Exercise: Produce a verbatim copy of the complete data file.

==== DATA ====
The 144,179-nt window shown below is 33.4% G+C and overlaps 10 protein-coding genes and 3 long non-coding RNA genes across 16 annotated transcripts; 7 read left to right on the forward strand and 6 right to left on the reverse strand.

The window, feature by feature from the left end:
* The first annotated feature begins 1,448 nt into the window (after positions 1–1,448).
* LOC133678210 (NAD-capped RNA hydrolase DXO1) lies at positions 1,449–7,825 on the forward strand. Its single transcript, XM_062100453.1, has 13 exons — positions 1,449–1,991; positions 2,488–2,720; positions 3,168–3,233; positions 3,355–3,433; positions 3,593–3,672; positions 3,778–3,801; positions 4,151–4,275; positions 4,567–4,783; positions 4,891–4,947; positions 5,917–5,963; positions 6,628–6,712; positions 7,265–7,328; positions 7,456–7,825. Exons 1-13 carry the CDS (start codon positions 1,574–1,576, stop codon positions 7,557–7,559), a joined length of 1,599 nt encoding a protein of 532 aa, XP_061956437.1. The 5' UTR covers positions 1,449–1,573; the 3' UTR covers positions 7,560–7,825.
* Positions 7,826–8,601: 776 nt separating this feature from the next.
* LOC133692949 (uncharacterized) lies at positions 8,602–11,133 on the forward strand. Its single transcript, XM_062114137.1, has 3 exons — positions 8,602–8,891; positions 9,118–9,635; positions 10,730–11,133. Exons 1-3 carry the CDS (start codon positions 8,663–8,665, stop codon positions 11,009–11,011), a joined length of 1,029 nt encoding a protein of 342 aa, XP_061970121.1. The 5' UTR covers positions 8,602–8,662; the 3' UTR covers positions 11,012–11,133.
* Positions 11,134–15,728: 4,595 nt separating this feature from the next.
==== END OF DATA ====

The 144,179-nt window shown below is 33.4% G+C and overlaps 10 protein-coding genes and 3 long non-coding RNA genes across 16 annotated transcripts; 7 read left to right on the forward strand and 6 right to left on the reverse strand.

The window, feature by feature from the left end:
* The first annotated feature begins 1,448 nt into the window (after positions 1–1,448).
* LOC133678210 (NAD-capped RNA hydrolase DXO1) lies at positions 1,449–7,825 on the forward strand. Its single transcript, XM_062100453.1, has 13 exons — positions 1,449–1,991; positions 2,488–2,720; positions 3,168–3,233; positions 3,355–3,433; positions 3,593–3,672; positions 3,778–3,801; positions 4,151–4,275; positions 4,567–4,783; positions 4,891–4,947; positions 5,917–5,963; positions 6,628–6,712; positions 7,265–7,328; positions 7,456–7,825. Exons 1-13 carry the CDS (start codon positions 1,574–1,576, stop codon positions 7,557–7,559), a joined length of 1,599 nt encoding a protein of 532 aa, XP_061956437.1. The 5' UTR covers positions 1,449–1,573; the 3' UTR covers positions 7,560–7,825.
* Positions 7,826–8,601: 776 nt separating this feature from the next.
* LOC133692949 (uncharacterized) lies at positions 8,602–11,133 on the forward strand. Its single transcript, XM_062114137.1, has 3 exons — positions 8,602–8,891; positions 9,118–9,635; positions 10,730–11,133. Exons 1-3 carry the CDS (start codon positions 8,663–8,665, stop codon positions 11,009–11,011), a joined length of 1,029 nt encoding a protein of 342 aa, XP_061970121.1. The 5' UTR covers positions 8,602–8,662; the 3' UTR covers positions 11,012–11,133.
* Positions 11,134–15,728: 4,595 nt separating this feature from the next.